Inside ‘Sport, Ethics and Leadership’: The Virtue of Sport

November 22nd, 2017 | by Jack Bowen
Inside ‘Sport, Ethics and Leadership’: The Virtue of Sport
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Virtue

As sport evolves, the idea and promotion of virtue itself (behaviors that embody what we value most, such as acting with respect and integrity and celebrating humans acting honorably, often in the face of external motivators) helps steer the conversation to the promise of sport as a catalyst for good in the world.

For example, take the newly defined platform that Golden State Warriors star, Stephen Curry, artfully describes in his recent post for The Players’ Tribune.

At its core, the article can remind us of some of the unique riches sport provides as well as how virtues from sport can inform and shape our own daily lives.  If competitors are truly striving together—as the root of the word “competition” suggests—then morally praiseworthy actions should be the norm, not the outlier.

Included in Sport, Ethics and Leadership, which was released in July 2017, is an examination of the virtue of sport. Co-authors include Santa Clara University Senior Associate Athletic Director for External Operations, Jeff Mitchell; sport ethics scholar Jack Bowen; sports attorney Ron Katz; former Santa Clara University law school dean Don Polden; and sports agent Rick Walden.

This concludes the series of excerpts which has been published by College AD.  Written by Jack Bowen, this week’s excerpt comes from the book’s fourteenth chapter, “Value, Virtue, and Meaning in Sport.”


 

With Steph Curry’s platform as a basis point, examine these next two leaders in the world of sport and the stages on which they once stood.

Albert Camus
Existential philosopher and Nobel Prize winning author Albert Camus was also a soccer goalkeeper and, at one point famously said, “All that I know most surely about morality and the obligations of men I owe to football.”  In making such a comment, Camus hoped to capture the relative simplicity of the moral nature of sport as compared to the more convoluted, seemingly unnecessarily complicated and self-serving moral frameworks espoused by politicians and religion.  Instead, Camus reflected on the moral nature of friendship and fairness, all of which could be captured by sport.

Some have suggested Camus intended his quote more as irony and even sarcasm, instead meaning that sport reflects the tribulations of the human condition and the meaningless of life more so than teaching virtue.  They note that in the same essay he reflected, “I learned…that a ball never arrives from the direction you expected it.  That helped me in later life, especially in mainland France, where nobody plays straight.” Here, we get the sense that sport frames the unethical nature of others as well as the unpredictability and inherent frustrations of being human.  Regardless, Camus invites readers to allow sport to inform life, both in moral and metaphysical terms.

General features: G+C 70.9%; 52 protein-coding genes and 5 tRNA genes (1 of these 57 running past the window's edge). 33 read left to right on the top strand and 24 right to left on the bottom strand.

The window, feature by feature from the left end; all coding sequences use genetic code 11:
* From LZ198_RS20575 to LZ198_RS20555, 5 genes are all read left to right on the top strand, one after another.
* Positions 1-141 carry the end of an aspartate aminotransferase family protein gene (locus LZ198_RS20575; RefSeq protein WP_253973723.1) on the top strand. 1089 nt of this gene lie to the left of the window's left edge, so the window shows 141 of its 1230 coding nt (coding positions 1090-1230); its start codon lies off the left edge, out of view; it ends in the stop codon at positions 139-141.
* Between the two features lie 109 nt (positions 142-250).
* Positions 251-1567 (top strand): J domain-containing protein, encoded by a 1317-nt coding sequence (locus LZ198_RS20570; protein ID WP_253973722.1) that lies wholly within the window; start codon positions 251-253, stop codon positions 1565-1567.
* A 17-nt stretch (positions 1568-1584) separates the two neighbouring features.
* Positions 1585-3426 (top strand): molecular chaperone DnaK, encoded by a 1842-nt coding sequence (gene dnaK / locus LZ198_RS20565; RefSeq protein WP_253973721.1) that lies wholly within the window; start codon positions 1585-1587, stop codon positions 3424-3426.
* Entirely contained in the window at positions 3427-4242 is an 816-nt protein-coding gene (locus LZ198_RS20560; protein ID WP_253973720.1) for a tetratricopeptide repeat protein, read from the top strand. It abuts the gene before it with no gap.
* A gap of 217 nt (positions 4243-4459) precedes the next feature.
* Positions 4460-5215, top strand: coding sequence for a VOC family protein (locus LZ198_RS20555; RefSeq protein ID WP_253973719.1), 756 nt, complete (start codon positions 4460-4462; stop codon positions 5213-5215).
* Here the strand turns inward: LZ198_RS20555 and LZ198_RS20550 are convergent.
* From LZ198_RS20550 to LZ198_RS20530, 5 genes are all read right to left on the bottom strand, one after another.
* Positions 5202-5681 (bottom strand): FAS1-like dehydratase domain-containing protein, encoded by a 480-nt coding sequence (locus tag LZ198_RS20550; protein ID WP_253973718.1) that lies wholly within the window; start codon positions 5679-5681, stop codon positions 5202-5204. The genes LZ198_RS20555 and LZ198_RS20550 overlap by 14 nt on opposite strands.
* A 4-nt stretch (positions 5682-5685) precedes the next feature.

Nelson Mandela
Nelson Mandela won the Nobel Peace Prize in 1993 and went on to become the first black president of South Africa.  He is best known for his ethical leadership in the anti-apartheid movement and for how he utilized sport as a vehicle to help overcome the deep-rooted racism in South Africa.

In a seminal moment of Mandela’s anti-apartheid work, he was able to bring the 1995 Rugby World Cup to Johannesburg, South Africa.  Despite rugby being a white-dominated sport, Mandela saw an opportunity to unite the races.  The team representing South Africa, the Springboks, had only one nonwhite player, and blacks viewed this as emblematic of the unjust racial ethos at the time.

Despite this—or, actually, because of it—Mandela donned the green Springboks jersey for the championship match against New Zealand, much to the surprise of the home crowd of 65,000, which began chanting “Mandela! Mandela!”  South Africa went on to win the match, resulting in blacks and whites celebrating together.

Following the match, Mandela presented the Championship Cup to Francois Pienaar, who served as the Springboks’ captain.  Pienaar, like most other white members of the team and the country, had overcome a deeply engrained negative view of Mandela and, following the trophy presentation, referred to him as the “symbol of everything that is good about humanity.”

Mandela reflected on this in what has now become a famous quote for those who celebrate so much of what is good in sports:

Sport has the power to change the world…It has the power to inspire.  It has the power to unite people in a way that little else does.  It speaks to youth in a language they understand.  Sport can create hope where once there was only despair.  It is more powerful than governments in breaking down racial barriers.  It laughs in the face of all types of discrimination.


 

You can pick up a copy of Sport, Ethics and Leadership and save 20%* plus free shipping at Routledge.com. To apply your discount, enter FLR40 in your shopping cart.

*This offer expires November 30, 2017, and only applies to print book orders placed via Routlegde.com.

Jack Bowen About Jack Bowen
Jack Bowen writes on sports ethics for the Institute of Sports Law and Ethics and Positive Coaching Alliance (PCA), USA. He graduated from Stanford University with Honors in Human Biology and received his Master’s from California State University, Long Beach, with an emphasis on the Philosophy of Sport summa cum laude. He was a two-time All-American water polo player at Stanford, has been recognized as a national award-winning coach by PCA and USA Water Polo, and has written three books on philosophy.

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